Group C: controls. Normal treatment, weekly phone calls, asking about well-being.

Intervention type

Other

Phase

Not Applicable

Drug names

Primary outcome measures

Change in walking measured by the Timed 25-Foot Walk (T25FW) and 6-Minute Walk Test (6MWT). Assessments will be taken at the start and after 4 weeks.

Secondary outcome measures

Change of:
1. Walking (MS Walking Scale-12, MSWS-12)
2. Fatigue (Modified Fatigue Impact Scale, MFIS)
3. Quality of life (MS Impact Scale-29, MSIS-29)
4. Health-related quality of life (Short-Form Health Survey-36, SF-36, EQ-5D-3L)
Assessments will be taken at the start and after 4 weeks.

Overall trial start date

31/03/2014

Overall trial end date

19/02/2016

Reason abandoned

Eligibility

Participant inclusion criteria

1. People with mild MS (Expanded Disability Status Scale, EDSS 1.5 to 4.5)
2. Aged 18 years or over
3. Clinical MS according to McDonald's criteria as diagnosed by Innsbruck MS Clinics
4. All MS phenotypes
5. Any ethnicity
6. German speaking

Participant type

Patient

Age group

Adult

Gender

Both

Target number of participants

150

Participant exclusion criteria

1. Concomitant other diseases which are affecting rhythmic cued motor imagery and walking (e.g., hearing impairment)
2. A relapse of MS within the last 3 months
3. Known pregnancy
4. Any cognitive deficits or depression, diagnosed and documented by the MS Clinics in Innsbruck
5. A relapse during the intervention period will lead to exclusion of the participant

Recruitment start date

09/04/2014

Recruitment end date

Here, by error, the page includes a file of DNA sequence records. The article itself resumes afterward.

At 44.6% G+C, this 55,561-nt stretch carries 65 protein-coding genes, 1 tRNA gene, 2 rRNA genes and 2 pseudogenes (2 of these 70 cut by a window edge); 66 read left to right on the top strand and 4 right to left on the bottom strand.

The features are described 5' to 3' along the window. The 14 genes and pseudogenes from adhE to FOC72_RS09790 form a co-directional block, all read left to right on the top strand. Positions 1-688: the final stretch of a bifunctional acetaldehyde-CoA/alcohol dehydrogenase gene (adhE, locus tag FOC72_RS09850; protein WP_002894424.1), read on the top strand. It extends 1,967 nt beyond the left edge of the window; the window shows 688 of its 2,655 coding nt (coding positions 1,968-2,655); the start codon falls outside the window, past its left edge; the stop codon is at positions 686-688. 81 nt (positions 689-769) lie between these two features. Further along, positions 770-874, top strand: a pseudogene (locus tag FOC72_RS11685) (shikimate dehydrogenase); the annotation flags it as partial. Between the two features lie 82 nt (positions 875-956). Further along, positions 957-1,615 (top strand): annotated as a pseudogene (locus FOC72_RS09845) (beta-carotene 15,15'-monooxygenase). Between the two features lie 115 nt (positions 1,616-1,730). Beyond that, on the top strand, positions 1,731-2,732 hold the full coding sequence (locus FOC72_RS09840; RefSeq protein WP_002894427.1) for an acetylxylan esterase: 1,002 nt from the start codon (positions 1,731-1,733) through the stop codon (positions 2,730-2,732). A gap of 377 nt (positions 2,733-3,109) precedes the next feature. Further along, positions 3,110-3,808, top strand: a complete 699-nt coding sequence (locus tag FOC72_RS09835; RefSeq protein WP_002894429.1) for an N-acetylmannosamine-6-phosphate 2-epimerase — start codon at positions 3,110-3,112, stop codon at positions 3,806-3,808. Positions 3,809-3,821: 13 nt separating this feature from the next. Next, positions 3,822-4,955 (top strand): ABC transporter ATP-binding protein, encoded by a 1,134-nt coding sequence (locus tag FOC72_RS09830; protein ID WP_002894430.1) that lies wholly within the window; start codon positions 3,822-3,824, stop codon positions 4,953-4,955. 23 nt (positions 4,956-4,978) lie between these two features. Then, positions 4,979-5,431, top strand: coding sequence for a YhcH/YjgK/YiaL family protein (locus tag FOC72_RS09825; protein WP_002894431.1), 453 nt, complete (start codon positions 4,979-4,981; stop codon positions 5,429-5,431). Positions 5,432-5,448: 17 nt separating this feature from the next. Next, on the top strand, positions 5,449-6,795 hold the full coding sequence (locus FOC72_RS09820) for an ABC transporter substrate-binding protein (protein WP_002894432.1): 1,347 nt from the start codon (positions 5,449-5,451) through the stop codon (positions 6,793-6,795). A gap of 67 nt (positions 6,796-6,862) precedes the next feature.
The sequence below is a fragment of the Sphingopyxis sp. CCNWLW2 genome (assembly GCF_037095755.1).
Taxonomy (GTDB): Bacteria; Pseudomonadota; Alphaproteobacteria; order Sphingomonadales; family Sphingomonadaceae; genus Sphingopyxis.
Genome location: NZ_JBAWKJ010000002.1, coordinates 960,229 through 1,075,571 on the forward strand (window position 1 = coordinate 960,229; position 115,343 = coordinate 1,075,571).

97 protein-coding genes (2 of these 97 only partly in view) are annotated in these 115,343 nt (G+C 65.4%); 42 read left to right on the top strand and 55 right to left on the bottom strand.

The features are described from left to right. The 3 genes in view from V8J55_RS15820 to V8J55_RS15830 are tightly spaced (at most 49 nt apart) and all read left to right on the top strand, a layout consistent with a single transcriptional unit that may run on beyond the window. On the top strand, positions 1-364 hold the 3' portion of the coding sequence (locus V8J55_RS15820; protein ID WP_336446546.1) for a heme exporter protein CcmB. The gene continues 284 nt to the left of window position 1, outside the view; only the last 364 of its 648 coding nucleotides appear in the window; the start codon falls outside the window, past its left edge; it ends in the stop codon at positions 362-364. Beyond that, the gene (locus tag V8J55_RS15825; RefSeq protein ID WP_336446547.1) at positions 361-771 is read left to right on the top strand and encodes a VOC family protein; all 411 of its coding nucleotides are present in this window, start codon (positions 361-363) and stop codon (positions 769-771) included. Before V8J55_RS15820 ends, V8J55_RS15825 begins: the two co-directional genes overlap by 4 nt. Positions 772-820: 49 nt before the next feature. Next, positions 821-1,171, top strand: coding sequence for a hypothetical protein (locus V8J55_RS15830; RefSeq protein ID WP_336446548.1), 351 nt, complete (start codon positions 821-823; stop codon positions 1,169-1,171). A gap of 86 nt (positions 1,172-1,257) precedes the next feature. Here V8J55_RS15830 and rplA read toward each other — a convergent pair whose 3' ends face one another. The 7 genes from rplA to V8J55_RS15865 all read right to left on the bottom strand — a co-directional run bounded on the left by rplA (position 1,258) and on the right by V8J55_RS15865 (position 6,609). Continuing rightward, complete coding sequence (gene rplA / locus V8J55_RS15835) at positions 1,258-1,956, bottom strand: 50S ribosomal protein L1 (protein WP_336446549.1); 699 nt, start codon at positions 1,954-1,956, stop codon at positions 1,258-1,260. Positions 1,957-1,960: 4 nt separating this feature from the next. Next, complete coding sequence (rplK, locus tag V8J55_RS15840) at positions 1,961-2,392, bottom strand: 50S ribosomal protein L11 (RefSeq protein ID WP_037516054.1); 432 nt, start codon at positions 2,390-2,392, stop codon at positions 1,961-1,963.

28/02/2015

Locations

Countries of recruitment

Austria

Trial participating centre

Innsbruck Medical University
Innsbruck
6020
Austria

Sponsor information

Organisation

Innsbruck Medical University (Austria)

Sponsor details

c/o Professor Thomas Berger
Clinical Department for Neurology
Anichstrasse 35
Innsbruck
6370
Austria
+43 (0)512 504 26277
thomas.berger@i-med.ac.at

Sponsor type

University/education

Website

https://www.i-med.ac.at/mypoint/

Funders

Funder type

Charity

Funder name

Multiple Sclerosis Society of Austria (Austria)

Alternative name(s)

Funding Body Type

Funding Body Subtype

Location

Results and Publications

Publication and dissemination plan

Intention to publish date

Participant level data

Available on request

Results - basic reporting

Publication summary

2015 results in: http://www.pilotfeasibilitystudies.com/content/1/1/25
2016 results in: http://www.ncbi.nlm.nih.gov/pubmed/27055804

Publication citations

  1. Results

    B Seebacher, R Kuisma, A Glynn, T Berger, Rhythmic cued motor imagery and walking in people with multiple sclerosis: a randomised controlled feasibility study, Pilot and Feasibility Studies, 2015, 1, 25, doi: 10.1186/s40814-015-0021-3.

  2. Results

    Seebacher B, Kuisma R, Glynn A, Berger T, The effect of rhythmic-cued motor imagery on walking, fatigue and quality of life in people with multiple sclerosis: A randomised controlled trial, Mult Scler, 2016, doi: 10.1177/1352458516644058.

Additional files

Editorial Notes

11/04/2016: Publication reference added.